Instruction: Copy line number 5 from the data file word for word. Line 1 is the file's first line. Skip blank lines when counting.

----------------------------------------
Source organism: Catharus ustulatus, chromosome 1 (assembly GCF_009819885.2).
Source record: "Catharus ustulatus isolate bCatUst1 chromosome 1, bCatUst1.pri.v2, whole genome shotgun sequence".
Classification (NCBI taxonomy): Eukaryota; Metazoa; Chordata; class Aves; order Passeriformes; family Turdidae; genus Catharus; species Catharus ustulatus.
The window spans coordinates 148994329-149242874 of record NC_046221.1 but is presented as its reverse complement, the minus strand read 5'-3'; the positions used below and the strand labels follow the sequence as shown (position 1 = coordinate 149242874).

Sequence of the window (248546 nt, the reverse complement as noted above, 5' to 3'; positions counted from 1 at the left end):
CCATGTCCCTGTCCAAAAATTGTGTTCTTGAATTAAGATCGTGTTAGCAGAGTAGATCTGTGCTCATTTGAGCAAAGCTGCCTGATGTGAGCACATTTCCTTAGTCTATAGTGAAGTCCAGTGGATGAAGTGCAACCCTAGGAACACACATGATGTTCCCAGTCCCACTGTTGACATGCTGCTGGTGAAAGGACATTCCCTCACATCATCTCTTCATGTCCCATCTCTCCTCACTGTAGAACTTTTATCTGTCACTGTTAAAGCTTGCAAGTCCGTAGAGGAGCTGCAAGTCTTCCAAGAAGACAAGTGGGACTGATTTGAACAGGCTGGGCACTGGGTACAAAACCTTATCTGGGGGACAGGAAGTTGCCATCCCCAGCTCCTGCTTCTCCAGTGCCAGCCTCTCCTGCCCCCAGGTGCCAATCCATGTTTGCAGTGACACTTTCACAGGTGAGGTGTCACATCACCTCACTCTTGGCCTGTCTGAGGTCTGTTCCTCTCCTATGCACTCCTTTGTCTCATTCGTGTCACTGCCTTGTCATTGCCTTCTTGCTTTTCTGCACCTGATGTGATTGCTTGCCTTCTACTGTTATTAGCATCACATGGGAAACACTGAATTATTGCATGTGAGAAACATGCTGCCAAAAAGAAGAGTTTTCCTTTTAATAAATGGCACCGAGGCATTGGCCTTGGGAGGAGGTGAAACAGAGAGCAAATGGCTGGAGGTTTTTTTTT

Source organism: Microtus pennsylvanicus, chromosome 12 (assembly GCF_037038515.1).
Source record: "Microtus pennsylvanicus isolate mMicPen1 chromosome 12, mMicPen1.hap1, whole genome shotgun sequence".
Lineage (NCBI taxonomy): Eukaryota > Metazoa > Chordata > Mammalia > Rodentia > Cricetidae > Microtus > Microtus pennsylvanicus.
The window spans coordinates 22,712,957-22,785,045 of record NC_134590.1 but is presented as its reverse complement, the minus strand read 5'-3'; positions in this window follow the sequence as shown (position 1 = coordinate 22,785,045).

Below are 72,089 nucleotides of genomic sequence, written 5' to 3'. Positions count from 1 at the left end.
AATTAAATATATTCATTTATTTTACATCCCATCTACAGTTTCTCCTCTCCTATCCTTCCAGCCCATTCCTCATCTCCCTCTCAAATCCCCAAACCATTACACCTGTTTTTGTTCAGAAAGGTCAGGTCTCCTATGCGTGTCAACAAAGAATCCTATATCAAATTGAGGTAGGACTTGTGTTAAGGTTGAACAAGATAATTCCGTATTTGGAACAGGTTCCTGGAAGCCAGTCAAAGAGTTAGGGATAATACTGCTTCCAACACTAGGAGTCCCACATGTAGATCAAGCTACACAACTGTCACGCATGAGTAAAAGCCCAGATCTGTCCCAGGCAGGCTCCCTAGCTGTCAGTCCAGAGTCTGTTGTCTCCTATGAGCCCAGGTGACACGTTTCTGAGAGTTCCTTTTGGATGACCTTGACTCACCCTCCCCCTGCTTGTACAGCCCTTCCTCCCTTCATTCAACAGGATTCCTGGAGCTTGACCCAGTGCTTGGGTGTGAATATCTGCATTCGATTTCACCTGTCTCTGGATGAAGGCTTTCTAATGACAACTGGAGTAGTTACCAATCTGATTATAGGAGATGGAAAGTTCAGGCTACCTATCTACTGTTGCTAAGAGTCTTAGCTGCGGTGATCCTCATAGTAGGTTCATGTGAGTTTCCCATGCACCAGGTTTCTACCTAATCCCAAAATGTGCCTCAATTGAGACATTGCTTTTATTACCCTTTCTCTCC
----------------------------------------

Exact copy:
Sequence of the window (248546 nt, the reverse complement as noted above, 5' to 3'; positions counted from 1 at the left end):